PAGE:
Saved by the Bell - The Prom, The Senior Prom

 "Understanding Saved by the Bell meant you understood what was supposed to define the ultra-simplistic, hyper-stereotypical high school experience - you never learned anything, and you weren't supposed to."
- Chuck Klosterman, "Being Zack Morris"  
(Sex, Drugs and Cocoa Puffs, 2004)

I never had the relationship with the show that Klosterman and others have described. It's become a familiar enough aspect of a certain broad 80s/90s nostalgia, though, where people pick up details about it through pop culture osmosis even if they never intended to

So, you probably don't need an overview, but here's one anyway, with some more help from Mr. Klosterman: "Saved by the Bell followed the lives of six kids at a California high school called Bayside: Zack Morris - good looking blond kid with the ability to talk directly to the camera like Ferris Bueller, possessed a cellphone years before that was common, something of an Eddie Haskell/James Spader type."

Also possessed the ability to stop time, used sparingly.   

Mark-Paul Gosselaar as Zack, and Tiffani Thiessen as Kelly Kapowski, the ingenue next door.

At first, there was a love triangle between Kelly, Zack, and our next character, A.C. Slater, "good-looking ethnic fellow, star wrestler, nemesis of Zack - except in episodes where they're inexplicably best friends." 

Also: mullet.

But before too long, he became involved with Jessie Spano, "sexy, overachieving feminist."

Elisabeth Berkeley (Showgirls) and Mario Lopez (The Chica Show)
Rounding out the cast: Lisa (Lark Vorhees) and Screech (Dustin Diamond)

"Screech was an uber-geeky Zack sycophant; Lisa, a wildly unlikable rich girl and unrequited love interest of Screech."

"Architecturally, the school was comprised of one multipurpose classroom, one square hallway, a very small locker room, and a diner owned by a magician." 

And then there's Mr. Belding, played by recent real-world college grad Dennis Haskins, "a principal of the John Hughes variety; there is no glass ceiling to his stupidity."

"Mr. Belding differs from the prototypical TV principal in that he tended to be completely transfixed by the school's most fashionable students."
"He really wanted Zack to like him, and Belding and Morris would often join forces on harebrained schemes."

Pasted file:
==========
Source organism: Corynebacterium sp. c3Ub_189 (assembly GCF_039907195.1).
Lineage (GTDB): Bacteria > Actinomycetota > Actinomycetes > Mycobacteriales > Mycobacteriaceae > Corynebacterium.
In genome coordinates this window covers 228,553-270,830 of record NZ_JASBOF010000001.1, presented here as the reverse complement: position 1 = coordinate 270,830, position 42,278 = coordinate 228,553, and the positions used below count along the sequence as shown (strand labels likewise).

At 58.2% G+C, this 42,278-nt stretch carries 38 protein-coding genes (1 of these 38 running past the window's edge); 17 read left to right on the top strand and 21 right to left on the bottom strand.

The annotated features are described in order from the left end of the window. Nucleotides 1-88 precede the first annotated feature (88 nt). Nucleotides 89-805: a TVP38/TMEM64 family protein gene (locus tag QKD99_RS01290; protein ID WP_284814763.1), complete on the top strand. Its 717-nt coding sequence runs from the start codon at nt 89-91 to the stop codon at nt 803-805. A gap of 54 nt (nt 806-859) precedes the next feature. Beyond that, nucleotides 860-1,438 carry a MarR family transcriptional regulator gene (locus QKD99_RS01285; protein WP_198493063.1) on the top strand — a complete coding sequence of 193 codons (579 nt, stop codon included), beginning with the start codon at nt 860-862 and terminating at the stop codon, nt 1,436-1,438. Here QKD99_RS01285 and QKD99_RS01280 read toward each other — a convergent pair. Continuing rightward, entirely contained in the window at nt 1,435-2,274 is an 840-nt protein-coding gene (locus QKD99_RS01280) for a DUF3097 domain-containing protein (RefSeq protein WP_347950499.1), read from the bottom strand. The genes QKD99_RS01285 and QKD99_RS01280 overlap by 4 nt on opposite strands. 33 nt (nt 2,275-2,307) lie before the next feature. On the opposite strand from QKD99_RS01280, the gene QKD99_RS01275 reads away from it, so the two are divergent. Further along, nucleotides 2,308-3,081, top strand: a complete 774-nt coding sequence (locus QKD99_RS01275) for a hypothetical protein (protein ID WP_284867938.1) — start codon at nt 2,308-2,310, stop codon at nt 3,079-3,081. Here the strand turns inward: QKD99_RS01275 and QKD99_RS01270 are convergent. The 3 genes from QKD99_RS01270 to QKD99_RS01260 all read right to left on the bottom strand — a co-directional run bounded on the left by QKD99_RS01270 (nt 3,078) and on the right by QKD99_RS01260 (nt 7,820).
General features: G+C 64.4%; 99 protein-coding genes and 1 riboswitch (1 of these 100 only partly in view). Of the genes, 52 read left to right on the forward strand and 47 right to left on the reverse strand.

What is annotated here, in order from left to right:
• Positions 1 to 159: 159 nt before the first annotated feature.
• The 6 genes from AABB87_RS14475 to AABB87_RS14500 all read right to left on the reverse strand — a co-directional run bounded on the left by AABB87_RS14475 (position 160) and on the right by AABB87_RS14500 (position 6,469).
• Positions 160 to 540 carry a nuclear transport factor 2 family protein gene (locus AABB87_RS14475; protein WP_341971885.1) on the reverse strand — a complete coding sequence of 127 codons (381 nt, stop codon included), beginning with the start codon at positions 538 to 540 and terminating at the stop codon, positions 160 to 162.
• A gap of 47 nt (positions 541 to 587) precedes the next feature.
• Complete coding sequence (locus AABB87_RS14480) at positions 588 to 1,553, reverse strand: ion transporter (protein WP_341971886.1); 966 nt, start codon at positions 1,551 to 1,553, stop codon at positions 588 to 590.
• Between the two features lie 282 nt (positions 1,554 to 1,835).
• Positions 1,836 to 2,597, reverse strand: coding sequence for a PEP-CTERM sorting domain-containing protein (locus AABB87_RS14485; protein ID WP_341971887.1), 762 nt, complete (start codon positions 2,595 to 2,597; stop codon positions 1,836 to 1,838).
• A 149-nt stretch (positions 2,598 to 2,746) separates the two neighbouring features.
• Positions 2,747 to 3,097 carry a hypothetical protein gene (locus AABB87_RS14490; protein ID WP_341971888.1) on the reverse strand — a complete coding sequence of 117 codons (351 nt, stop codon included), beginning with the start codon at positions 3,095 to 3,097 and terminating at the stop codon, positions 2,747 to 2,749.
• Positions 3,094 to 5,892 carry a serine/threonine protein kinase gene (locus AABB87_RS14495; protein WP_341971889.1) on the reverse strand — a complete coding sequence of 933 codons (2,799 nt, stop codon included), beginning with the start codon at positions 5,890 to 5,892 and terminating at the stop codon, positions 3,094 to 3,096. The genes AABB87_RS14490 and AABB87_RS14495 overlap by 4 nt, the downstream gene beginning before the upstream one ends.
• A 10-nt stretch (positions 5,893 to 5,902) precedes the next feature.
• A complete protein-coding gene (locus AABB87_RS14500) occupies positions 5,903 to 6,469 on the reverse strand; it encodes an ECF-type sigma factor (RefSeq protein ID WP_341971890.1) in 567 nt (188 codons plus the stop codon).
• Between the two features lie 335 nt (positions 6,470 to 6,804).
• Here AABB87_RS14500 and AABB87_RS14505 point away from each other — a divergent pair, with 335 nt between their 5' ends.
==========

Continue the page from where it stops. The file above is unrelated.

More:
Just a little more then on to Proms, I promise. As mentioned here: "If you were to compare the show to Glee, most of the protagonists in Saved by the Bell would be depicted as the enemies. While Glee's cast at least tries to embody the high school outcast mold, the Saved by Bell gang represent the ruling class in almost a tyrannical way. Keep a counter running every time Slater threatens a nerd or when Zack extorts money from a geek and you couldn’t ask for a better pair of villains on Glee today." 

If these two episodes are any indication, this is certainly true. I actually found this anti-Glee aspect almost endearing in 2015. Eff off, nerds.

Okay, onto:
Season 2, Episode 1 (1990)

Starting off the season with the prom episode was a bold move, perhaps unprecedented in the history of TV. (I hope someone said that on set at least once - We're making history, people!) It makes little sense from a school-calendar/new-fall-TV perspective, but this is a show where the fantastical (Zack's time-stopping, Screech's robot that he has for a little while, the discovery of oil underneath the football goalposts, etc.) is par for the course.

This episode is where the reformulation of the original love triangle mentioned above truly begins. Although Slater begins the episode competing with Zack for Kelly's affection, he ends it by going to the prom with Jessie. The shape of things to come. He impresses her with his deft manipulation of a nerd (earlier fat-shamed by Zack) guarding the last few slices of cake:

Meanwhile, Screech continues his pursuit of Lisa. He gives her a box of worms upon whom he's pasted tiny paper ears. When this fails to win her over, he makes her an offer - go to the movies with him Friday night and if she doesn't have the time of her life, he'll leave her alone forever. She agrees but brings the whole gang as insurance. Turns out, though, she loves the movie so much she doesn't shut up throughout it, and Screech "breaks up" with her.